• The wireless industry prepares to converge once again in Barcelona at MWC19.
• In addition to new 5G product and service launches and customer wins, political and financial concerns will serve as significant backdrops this year.
MWC19, the wireless industry’s largest event of the year, kicks off February 25 in Barcelona.
For network infrastructure vendors, MWC19 will serve as a launch point for a host of new products and services. Expect a number of 5G “plumbing”-related announcements from a host of vendors, including:
• Massive MIMO advancements
• Solutions designed to allow operators to support both 4G/LTE and 5G on a common core
• Similarly, flexible and programmable transport solutions that can support a host of to-be-developed 5G network slicing use cases
• Advancements in IoT platforms designed to help network operators do a better job of bringing the “connected X” proposition into a host of enterprises.
However, while 5G will obviously take center stage, as it has for the past three years, politics and financial concerns will serve as significant backdrops for this year’s event.
Huawei has endured a U.S.-backed campaign against it over the past year that has threatened its 5G prospects across the UK, Australia, Japan, and elsewhere. It will need to announce 5G-related deals at this year’s event to signal that it still has the support of a critical mass of the industry to thrive in the 5G era. Given the current urgency around this issue, Huawei will need to address security concerns more directly in its MWC19 messaging.
Prior to its suspension of operations last year, ZTE had made some headway in establishing itself as a worthy 5G player, with a significant R&D investment and an end-to-end-proposition. MWC19 would be a good opportunity to show that its 5G proposition is attracting operator support in important markets like Western Europe.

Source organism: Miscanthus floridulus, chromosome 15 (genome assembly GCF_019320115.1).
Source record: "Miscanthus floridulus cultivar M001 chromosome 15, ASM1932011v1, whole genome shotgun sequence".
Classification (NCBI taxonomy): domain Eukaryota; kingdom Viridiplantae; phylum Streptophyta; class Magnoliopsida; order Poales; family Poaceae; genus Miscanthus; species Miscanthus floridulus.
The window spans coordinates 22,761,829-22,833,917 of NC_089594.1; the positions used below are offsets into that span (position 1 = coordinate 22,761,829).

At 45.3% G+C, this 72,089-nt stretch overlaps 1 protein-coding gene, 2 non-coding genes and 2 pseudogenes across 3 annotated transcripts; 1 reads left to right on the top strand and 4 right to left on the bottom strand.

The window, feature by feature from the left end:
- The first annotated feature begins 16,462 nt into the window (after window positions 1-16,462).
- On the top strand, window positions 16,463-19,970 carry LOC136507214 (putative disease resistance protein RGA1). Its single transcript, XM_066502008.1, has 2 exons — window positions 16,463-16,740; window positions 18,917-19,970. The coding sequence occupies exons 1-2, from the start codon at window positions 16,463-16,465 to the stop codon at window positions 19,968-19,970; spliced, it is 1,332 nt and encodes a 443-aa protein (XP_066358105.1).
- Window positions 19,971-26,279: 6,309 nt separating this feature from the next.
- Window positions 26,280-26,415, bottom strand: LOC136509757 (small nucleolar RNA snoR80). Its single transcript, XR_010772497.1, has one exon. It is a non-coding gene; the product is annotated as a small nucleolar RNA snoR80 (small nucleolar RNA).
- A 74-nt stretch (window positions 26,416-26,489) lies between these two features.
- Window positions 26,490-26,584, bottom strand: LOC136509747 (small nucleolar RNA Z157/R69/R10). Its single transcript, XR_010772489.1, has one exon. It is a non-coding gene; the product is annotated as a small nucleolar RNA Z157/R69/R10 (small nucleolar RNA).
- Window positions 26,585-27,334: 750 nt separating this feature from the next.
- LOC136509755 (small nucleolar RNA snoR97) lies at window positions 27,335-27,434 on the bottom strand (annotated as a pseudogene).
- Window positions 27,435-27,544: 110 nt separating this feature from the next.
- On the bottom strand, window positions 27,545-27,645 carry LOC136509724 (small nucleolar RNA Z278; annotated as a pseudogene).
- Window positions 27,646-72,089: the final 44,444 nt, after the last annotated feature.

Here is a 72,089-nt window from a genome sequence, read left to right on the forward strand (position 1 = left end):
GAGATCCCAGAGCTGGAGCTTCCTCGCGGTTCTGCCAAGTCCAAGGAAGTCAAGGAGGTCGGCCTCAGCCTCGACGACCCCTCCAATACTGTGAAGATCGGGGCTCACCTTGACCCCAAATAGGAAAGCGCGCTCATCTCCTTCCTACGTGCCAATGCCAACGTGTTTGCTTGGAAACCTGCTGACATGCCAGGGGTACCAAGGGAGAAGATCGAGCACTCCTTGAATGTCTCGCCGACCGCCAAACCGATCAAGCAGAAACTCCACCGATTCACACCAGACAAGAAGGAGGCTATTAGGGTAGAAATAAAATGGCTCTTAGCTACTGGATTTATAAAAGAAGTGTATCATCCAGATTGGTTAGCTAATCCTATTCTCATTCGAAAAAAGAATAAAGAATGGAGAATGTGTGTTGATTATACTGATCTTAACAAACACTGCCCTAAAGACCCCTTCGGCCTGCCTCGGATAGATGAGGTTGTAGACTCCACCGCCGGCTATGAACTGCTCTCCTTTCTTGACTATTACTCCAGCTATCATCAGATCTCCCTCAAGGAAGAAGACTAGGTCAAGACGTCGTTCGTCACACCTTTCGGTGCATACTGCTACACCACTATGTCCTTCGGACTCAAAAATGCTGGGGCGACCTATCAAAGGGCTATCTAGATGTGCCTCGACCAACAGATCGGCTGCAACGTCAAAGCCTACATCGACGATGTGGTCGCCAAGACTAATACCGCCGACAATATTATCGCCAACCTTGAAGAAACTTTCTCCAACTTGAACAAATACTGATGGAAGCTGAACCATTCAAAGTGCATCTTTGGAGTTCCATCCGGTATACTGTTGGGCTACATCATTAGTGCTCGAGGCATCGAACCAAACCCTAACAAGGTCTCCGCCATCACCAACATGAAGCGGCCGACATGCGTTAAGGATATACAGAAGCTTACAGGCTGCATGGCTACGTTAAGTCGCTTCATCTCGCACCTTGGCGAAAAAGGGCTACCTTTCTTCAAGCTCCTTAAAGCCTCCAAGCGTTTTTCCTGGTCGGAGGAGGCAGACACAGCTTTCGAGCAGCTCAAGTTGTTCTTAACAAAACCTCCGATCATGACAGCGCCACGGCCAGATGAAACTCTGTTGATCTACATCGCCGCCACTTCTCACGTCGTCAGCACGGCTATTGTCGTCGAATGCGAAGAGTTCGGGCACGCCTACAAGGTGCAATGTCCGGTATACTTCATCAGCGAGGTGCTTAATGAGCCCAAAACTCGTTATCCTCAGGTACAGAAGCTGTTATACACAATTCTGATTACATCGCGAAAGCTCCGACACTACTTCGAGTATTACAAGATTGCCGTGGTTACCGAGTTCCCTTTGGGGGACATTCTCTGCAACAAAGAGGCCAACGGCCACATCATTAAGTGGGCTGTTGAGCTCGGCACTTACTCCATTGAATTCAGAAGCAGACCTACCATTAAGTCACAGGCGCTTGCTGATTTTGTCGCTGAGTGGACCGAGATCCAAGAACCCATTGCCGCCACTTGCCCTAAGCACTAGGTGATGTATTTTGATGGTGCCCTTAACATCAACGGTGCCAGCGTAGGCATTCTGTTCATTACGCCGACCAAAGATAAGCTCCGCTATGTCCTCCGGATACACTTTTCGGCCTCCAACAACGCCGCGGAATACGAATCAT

Having spent the last three years in retrenchment mode, Ericsson has returned to growth heading into 2019, and has thus far executed on its plan to return to financial health in 2020 and beyond. That said, 2019 represents an opportunity for Ericsson to show that its strategy of smart partnering – notably its expansive partnerships with Juniper and Ciena – is providing a better value for customers than the end-to-end approach to 5G embraced by primary rivals Nokia and Huawei.
Nokia has historically used MWC to provide a clear vision about where the industry is headed. However, in the wake of numerous executive-level management shuffles in the past two years and an aggressive ongoing cost reduction program, Nokia will need to demonstrate at MWC19 that it can still execute on its end-to-end 5G vision. The company will also need to show progress toward creating a standalone software entity that is more than just the sum of its parts.
One good piece of news on the political front is that protestors advocating independence for the Catalonian region, which have become a fixture of previous MWC events, appear to have turned their focus to Madrid recently. The politics this year will mostly be playing out inside the convention hall instead of in the streets around it.